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Null structs

P: n/a
Hello.

I have some structs in different namespaces/classes/other structs and I
sometime have to check if it contains something or not.

myStruct == null doesn't work.

I've currently done it by creating a IsNull method in my structs:

struct TestStruct {
public int Value;

public bool IsNull() {
return this.Equals(new TestStruct());
}
}

Is this correct? Is there another way?
--
S. Lorétan <http://www.tynril.info/(This link is in french. Sorry.)
Oct 2 '06 #1
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2 Replies


P: n/a
S. Lorétan a écrit :
I have some structs in different namespaces/classes/other structs and I
sometime have to check if it contains something or not.

myStruct == null doesn't work.
Value types (structs) cannot be null, they are always instanciated. By
the way, you are not checking if your instance contains something, you
are checking if your instance is ... instanciated.
I've currently done it by creating a IsNull method in my structs:

struct TestStruct {
public int Value;

public bool IsNull() {
return this.Equals(new TestStruct());
}
}

Is this correct? Is there another way?
As for this example, new TestStruct() creates an instance of TestStruct
with all its fields initialized with their default type value. For an
int (which is a value type), that is 0.
The default implementation of Equals for a value type uses reflection to
check fields equality. So in this case, IsNull will return true if Value
equals 0. I cannot assert the correctness of this behaviour.

Another way ? If your classes may not be instanciated, use reference
types (classes) instead of value types. In .NET 2.0, you could also use
the Nullable<Tclass.
Or have your value type manage its null state. I would have it this way :

interface INullable {
bool IsNull {
get;
}
}

struct TestStruct: INullable {
private int _Value;
private bool _IsNull;

public TestStruct(int value) {
Value=value;
}

public int Value {
get {
if (_IsNull)
throw new InvalidOperationException();
return _Value;
}
set {
_Value=value;
_IsNull=false;
}
}

public bool IsNull {
get {
return !_IsNull;
}
}
}
Mathieu
Oct 2 '06 #2

P: n/a
You can use the new c#2 sintax for nullable value types.
Forexample if you have structure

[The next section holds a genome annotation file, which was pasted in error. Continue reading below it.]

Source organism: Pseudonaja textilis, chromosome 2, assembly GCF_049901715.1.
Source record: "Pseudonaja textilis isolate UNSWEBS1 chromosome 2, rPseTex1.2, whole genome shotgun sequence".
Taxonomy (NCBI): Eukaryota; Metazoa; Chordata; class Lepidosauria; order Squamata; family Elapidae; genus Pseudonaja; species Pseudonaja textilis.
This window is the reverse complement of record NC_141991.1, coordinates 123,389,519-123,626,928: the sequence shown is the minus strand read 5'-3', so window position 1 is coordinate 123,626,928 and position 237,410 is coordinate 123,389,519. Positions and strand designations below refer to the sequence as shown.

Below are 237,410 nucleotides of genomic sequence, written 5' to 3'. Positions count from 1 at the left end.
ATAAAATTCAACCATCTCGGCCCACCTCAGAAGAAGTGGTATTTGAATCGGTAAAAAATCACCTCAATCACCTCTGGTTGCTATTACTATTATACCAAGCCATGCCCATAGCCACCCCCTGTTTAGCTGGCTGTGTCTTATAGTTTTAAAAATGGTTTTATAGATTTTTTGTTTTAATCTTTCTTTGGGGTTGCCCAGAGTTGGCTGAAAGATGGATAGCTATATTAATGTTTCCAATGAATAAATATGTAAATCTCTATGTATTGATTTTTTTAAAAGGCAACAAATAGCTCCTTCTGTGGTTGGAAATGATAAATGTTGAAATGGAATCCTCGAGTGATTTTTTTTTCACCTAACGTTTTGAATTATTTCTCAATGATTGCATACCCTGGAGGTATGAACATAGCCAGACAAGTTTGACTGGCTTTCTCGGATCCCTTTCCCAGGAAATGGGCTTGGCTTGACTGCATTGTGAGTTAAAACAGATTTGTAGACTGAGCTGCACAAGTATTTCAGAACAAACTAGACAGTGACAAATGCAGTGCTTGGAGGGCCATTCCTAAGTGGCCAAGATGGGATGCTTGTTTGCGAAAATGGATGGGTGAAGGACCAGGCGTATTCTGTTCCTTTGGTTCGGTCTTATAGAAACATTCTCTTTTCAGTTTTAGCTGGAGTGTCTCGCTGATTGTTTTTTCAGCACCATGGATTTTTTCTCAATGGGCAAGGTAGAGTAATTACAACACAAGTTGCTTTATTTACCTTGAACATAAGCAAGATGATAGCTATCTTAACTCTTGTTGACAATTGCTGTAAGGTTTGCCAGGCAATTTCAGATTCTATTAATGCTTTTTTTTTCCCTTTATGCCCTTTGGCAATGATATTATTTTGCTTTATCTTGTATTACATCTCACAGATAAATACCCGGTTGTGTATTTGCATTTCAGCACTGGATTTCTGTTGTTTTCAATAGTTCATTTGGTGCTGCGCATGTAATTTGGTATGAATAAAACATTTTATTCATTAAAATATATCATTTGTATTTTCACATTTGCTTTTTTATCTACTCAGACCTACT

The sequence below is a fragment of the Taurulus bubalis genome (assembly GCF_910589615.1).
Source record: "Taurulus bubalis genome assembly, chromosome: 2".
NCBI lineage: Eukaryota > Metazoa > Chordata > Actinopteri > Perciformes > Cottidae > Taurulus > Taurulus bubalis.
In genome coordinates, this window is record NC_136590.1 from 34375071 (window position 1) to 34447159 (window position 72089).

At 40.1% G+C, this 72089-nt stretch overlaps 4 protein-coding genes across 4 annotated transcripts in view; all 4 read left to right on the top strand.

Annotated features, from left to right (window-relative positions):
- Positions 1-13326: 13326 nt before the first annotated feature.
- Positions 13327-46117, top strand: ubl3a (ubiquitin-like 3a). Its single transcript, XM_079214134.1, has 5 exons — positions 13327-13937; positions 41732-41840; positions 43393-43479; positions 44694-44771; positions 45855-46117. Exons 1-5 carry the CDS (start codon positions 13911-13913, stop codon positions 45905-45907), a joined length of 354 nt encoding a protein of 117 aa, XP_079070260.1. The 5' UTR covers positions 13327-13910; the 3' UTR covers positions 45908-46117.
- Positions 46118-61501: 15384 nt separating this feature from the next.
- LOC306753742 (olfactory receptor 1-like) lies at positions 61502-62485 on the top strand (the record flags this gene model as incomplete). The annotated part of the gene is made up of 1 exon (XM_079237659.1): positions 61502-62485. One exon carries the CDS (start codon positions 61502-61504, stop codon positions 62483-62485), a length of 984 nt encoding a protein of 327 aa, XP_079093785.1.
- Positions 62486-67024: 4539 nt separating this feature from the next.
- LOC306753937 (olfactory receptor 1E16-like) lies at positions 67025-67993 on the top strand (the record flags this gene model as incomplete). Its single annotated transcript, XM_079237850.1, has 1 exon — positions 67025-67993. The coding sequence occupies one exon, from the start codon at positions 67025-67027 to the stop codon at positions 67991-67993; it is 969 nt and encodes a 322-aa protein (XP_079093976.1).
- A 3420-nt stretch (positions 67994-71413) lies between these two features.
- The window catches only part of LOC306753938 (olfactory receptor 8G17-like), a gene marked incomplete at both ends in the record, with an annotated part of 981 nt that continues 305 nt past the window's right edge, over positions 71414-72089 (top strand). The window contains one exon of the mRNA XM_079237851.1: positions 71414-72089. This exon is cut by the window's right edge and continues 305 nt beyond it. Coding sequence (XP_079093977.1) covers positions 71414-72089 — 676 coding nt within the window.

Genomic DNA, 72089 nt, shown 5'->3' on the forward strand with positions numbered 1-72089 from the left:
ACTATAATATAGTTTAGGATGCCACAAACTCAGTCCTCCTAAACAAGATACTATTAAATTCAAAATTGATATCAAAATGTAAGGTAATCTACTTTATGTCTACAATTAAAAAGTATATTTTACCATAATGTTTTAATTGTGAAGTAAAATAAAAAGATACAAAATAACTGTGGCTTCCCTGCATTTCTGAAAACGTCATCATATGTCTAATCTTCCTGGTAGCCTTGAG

struct Foo
{
}

you can declare variable such as

Foo? f = null
or
Foo? f = new Foo();

the you can test
if(f == null)
{
}

or
you can use

if(f.HasValue)
{
}

The actuall value type is exposed via the Value property

f.Value returns the actuall value if the HasValue is true.

you can also use casting

Foo foo = (Foo)f;

Keep in mind that the Value property or casting return copy of the value, so
changing properties won't change the original value.
C# also has one new operator related to nullable value types - the ??
operator that can provide deault value if the nullable value type is null.
If you want to use this new feature of the language I'd suggest reading in
MSDN about it since it has some details related to arithmetic and
comparision operations when one of the operands is null. Just go in the MSDN
search tool and use "nullbale types" as a keyword.
--
HTH
Stoitcho Goutsev (100)
"Mathieu Cartoixa" <mathieu.cartoixa@_NO_hotmail_SPAM_.comwrote in message
news:45**********************@news.free.fr...
S. Lorétan a écrit :
>I have some structs in different namespaces/classes/other structs and I
sometime have to check if it contains something or not.

myStruct == null doesn't work.
Value types (structs) cannot be null, they are always instanciated. By the
way, you are not checking if your instance contains something, you are
checking if your instance is ... instanciated.
>I've currently done it by creating a IsNull method in my structs:

struct TestStruct {
public int Value;

public bool IsNull() {
return this.Equals(new TestStruct());
}
}

Is this correct? Is there another way?
As for this example, new TestStruct() creates an instance of TestStruct
with all its fields initialized with their default type value. For an int
(which is a value type), that is 0.
The default implementation of Equals for a value type uses reflection to
check fields equality. So in this case, IsNull will return true if Value
equals 0. I cannot assert the correctness of this behaviour.

Another way ? If your classes may not be instanciated, use reference types
(classes) instead of value types. In .NET 2.0, you could also use the
Nullable<Tclass.
Or have your value type manage its null state. I would have it this way :

interface INullable {
bool IsNull {
get;
}
}

struct TestStruct: INullable {
private int _Value;
private bool _IsNull;

public TestStruct(int value) {
Value=value;
}

public int Value {
get {
if (_IsNull)
throw new InvalidOperationException();
return _Value;
}
set {
_Value=value;
_IsNull=false;
}
}

public bool IsNull {
get {
return !_IsNull;
}
}
}
Mathieu

Oct 2 '06 #3

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